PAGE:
TVB-N value, as the main hygienic index, indicates the freshness of meat products and reflects the spoilage degree of meat products. Protein degradation due to enzymes and microorganisms generates alkaline ammonia, amines, and nitrogen-containing substances, such as volatile basic nitrogen compounds, which are small molecular substances and toxic nonprotein nitrogen-containing compounds, such as metabolism products of amino acids and nucleotides [29]. Figure 1(c) shows that the TVB-N content in all samples increased with storage time (); however, the increase was slower for AP shrimp than for VP shrimp, indicating that vacuum packaging after antipressure sterilization could delay the spoilage of dried shrimp. Therefore, in order to maximize the freshness of dried shrimp, the AP20°C treatment group should be selected for storage.

SH groups in cysteine residues are particularly vulnerable to attacks by reactive oxygen species and other radicals, resulting in a wide array of oxidative changes [30]. Figure 1(d) shows a significant storage time-dependent decrease of SH content in all samples (), which was more pronounced in VP than in AP shrimp, indicating that the antipressure sterilization packaging was better in inhibiting protein oxidation. Similar results were reported in previous studies [31, 32]. In order to delay the process of protein oxidation, the best treatment group was AP20°C, and the original quality could be best maintained after 6 days of storage.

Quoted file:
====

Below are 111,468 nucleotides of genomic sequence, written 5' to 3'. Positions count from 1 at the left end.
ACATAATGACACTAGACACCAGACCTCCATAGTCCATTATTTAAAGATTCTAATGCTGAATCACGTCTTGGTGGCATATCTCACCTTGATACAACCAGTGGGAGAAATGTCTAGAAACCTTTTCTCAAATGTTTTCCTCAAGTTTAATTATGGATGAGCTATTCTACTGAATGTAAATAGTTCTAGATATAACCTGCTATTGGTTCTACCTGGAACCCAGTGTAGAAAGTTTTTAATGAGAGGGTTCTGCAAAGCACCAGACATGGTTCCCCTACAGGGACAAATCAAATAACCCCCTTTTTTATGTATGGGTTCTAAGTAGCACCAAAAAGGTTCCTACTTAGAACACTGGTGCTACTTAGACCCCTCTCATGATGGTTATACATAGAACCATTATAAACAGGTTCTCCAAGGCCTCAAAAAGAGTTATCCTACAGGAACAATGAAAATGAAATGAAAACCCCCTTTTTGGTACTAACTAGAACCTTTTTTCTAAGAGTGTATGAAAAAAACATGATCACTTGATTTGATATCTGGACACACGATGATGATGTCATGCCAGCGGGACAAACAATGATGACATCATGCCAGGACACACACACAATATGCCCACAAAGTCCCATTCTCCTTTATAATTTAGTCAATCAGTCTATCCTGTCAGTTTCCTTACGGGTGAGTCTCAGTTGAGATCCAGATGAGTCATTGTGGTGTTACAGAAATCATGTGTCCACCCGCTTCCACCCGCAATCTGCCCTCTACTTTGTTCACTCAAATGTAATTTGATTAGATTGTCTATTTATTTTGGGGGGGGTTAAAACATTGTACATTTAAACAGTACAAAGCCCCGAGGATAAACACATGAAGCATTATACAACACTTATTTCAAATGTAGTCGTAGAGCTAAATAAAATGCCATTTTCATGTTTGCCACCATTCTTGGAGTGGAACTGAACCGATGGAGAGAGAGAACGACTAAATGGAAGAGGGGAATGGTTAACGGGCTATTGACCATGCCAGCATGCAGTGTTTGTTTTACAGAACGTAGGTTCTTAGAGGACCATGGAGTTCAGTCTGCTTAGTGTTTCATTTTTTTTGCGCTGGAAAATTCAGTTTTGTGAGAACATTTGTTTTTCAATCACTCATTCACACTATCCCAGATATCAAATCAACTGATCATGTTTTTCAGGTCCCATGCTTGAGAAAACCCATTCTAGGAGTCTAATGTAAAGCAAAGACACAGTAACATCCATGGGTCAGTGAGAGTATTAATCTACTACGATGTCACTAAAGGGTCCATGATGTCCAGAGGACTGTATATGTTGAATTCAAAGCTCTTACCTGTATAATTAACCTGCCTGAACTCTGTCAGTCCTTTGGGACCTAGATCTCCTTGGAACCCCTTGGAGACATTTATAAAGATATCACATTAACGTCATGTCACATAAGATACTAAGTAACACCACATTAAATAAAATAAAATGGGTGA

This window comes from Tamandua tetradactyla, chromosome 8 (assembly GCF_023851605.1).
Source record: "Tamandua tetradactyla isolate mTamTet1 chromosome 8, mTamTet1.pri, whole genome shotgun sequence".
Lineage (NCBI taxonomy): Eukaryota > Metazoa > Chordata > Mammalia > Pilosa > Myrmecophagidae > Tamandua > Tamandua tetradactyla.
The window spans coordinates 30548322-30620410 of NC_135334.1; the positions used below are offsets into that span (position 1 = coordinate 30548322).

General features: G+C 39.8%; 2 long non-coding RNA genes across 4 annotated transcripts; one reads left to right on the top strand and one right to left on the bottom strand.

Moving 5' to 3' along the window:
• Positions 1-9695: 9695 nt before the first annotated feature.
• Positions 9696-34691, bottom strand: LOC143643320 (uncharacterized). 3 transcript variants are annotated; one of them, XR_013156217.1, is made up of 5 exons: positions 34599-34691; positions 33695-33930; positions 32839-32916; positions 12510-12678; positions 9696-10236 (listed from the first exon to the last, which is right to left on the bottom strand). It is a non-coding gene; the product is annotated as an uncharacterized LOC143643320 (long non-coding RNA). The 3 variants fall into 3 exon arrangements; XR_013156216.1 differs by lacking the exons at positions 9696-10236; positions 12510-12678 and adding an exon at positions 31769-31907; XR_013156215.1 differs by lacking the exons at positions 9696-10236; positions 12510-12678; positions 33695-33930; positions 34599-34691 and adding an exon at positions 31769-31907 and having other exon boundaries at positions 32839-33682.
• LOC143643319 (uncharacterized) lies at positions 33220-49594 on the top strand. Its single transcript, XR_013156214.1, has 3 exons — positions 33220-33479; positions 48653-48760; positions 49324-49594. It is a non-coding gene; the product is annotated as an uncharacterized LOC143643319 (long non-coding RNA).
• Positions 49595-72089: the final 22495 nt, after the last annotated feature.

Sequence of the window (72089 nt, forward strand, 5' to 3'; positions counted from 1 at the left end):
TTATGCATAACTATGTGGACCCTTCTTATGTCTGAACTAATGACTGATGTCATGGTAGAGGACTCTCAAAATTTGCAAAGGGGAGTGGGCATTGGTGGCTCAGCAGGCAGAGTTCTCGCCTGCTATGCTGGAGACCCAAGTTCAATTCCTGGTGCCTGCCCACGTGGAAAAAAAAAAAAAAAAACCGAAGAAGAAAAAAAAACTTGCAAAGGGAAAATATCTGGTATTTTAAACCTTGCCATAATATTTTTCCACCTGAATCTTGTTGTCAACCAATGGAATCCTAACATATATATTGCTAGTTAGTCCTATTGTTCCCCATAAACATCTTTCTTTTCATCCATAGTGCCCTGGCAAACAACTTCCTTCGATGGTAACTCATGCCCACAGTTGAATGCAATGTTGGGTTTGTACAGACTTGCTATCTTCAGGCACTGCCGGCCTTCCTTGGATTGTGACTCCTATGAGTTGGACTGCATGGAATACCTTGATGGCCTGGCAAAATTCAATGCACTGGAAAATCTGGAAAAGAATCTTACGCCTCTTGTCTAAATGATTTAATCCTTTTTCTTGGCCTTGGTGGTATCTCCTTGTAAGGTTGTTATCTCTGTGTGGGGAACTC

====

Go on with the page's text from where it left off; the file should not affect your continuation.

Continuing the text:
Carbonyl content is one of the most reliable indices of the extent of protein oxidation [33]. Amino acids with NH or NH2 groups on their side chains are highly sensitive to hydroxyl radicals and are transformed into carbonyl groups during protein oxidation [34, 35]. The carbonyl content of dried shrimp showed an increasing trend over the storage period (Figure 1(e)). Under the same packaging method, the level of carbonyls was higher at 37°C than at 20°C; at the same time, it was lower in AP shrimp than in VP shrimp. Similar results were reported by [36]. In order to ensure that a large degree of protein oxidation does not occur in the storage process of dried shrimp, AP20°C should be used, and the storage time can reach 18 days.